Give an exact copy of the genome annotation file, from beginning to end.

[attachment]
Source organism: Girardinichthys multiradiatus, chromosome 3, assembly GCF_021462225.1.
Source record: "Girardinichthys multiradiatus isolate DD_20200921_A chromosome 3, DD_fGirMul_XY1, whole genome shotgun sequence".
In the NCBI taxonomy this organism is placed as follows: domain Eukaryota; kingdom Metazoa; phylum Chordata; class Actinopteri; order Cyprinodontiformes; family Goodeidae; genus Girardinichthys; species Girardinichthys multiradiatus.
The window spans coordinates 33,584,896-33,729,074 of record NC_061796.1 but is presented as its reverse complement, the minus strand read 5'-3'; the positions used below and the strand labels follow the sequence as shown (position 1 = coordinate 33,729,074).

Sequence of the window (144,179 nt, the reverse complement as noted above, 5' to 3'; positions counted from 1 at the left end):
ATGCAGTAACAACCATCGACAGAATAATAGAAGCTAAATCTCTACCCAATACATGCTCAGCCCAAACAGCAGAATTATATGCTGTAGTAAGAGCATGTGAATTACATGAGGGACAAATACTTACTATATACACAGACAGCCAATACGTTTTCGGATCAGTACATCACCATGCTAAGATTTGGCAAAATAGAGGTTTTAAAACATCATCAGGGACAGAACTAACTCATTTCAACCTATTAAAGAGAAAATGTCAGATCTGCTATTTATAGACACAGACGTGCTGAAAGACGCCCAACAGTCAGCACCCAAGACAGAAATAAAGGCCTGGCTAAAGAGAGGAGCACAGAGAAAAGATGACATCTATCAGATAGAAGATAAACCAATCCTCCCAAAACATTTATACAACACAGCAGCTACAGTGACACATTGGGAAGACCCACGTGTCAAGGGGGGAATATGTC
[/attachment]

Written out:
Source organism: Girardinichthys multiradiatus, chromosome 3, assembly GCF_021462225.1.
Source record: "Girardinichthys multiradiatus isolate DD_20200921_A chromosome 3, DD_fGirMul_XY1, whole genome shotgun sequence".
In the NCBI taxonomy this organism is placed as follows: domain Eukaryota; kingdom Metazoa; phylum Chordata; class Actinopteri; order Cyprinodontiformes; family Goodeidae; genus Girardinichthys; species Girardinichthys multiradiatus.
The window spans coordinates 33,584,896-33,729,074 of record NC_061796.1 but is presented as its reverse complement, the minus strand read 5'-3'; the positions used below and the strand labels follow the sequence as shown (position 1 = coordinate 33,729,074).

Sequence of the window (144,179 nt, the reverse complement as noted above, 5' to 3'; positions counted from 1 at the left end):
ATGCAGTAACAACCATCGACAGAATAATAGAAGCTAAATCTCTACCCAATACATGCTCAGCCCAAACAGCAGAATTATATGCTGTAGTAAGAGCATGTGAATTACATGAGGGACAAATACTTACTATATACACAGACAGCCAATACGTTTTCGGATCAGTACATCACCATGCTAAGATTTGGCAAAATAGAGGTTTTAAAACATCATCAGGGACAGAACTAACTCATTTCAACCTATTAAAGAGAAAATGTCAGATCTGCTATTTATAGACACAGACGTGCTGAAAGACGCCCAACAGTCAGCACCCAAGACAGAAATAAAGGCCTGGCTAAAGAGAGGAGCACAGAGAAAAGATGACATCTATCAGATAGAAGATAAACCAATCCTCCCAAAACATTTATACAACACAGCAGCTACAGTGACACATTGGGAAGACCCACGTGTCAAGGGGGGAATATGTC